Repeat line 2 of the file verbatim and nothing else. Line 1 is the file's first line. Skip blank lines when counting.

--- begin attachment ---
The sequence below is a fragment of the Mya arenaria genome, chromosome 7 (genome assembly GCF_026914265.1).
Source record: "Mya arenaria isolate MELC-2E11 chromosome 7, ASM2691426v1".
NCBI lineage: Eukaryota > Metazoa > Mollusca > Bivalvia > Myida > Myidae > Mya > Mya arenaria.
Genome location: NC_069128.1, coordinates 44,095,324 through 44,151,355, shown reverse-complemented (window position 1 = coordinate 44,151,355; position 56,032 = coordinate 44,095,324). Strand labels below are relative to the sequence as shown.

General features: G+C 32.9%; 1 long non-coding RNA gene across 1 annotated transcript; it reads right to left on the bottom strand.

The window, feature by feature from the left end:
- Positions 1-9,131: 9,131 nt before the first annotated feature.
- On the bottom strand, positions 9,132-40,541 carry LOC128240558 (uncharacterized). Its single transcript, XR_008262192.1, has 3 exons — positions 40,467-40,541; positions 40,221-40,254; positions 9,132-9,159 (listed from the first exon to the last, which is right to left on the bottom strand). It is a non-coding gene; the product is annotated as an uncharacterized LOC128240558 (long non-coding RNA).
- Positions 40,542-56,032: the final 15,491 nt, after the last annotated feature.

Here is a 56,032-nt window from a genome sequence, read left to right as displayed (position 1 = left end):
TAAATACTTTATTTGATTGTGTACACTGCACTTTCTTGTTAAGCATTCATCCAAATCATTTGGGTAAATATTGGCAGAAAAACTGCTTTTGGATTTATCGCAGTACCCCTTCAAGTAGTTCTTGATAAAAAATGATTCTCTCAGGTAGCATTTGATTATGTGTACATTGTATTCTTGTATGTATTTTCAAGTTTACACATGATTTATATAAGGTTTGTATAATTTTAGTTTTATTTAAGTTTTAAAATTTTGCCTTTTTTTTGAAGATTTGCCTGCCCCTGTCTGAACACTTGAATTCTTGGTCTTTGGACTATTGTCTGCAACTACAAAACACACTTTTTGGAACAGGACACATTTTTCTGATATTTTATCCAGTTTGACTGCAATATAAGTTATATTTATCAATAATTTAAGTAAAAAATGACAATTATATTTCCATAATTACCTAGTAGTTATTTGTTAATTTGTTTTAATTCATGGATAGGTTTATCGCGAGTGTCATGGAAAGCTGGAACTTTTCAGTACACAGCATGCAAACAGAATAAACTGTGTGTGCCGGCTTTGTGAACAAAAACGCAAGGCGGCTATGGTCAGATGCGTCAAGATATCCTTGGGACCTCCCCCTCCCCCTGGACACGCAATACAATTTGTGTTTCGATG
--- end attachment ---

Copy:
Source record: "Mya arenaria isolate MELC-2E11 chromosome 7, ASM2691426v1".